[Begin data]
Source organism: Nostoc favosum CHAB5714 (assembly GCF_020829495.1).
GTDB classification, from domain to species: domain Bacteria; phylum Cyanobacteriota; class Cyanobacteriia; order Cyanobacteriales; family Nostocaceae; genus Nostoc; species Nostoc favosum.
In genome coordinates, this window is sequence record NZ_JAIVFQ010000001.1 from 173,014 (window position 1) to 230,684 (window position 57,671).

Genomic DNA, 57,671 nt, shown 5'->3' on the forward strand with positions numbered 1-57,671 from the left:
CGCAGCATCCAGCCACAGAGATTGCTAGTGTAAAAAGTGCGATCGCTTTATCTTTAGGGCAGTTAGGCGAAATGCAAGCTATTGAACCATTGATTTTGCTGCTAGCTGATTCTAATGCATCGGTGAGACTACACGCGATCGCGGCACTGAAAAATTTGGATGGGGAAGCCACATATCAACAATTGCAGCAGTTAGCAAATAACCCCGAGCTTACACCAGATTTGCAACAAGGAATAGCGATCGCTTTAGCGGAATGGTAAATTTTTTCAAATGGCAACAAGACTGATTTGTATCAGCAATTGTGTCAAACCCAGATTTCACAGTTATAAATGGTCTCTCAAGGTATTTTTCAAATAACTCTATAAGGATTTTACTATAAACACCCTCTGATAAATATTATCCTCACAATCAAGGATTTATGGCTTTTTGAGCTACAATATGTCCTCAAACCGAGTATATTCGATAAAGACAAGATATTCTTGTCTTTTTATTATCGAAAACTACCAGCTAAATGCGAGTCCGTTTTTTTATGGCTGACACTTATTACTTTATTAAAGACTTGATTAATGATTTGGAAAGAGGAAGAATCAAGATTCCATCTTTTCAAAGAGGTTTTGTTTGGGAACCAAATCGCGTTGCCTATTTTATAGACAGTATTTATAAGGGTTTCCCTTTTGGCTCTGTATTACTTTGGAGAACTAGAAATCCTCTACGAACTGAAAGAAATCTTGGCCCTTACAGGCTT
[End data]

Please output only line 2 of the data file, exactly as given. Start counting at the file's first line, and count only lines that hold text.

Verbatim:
GTDB classification, from domain to species: domain Bacteria; phylum Cyanobacteriota; class Cyanobacteriia; order Cyanobacteriales; family Nostocaceae; genus Nostoc; species Nostoc favosum.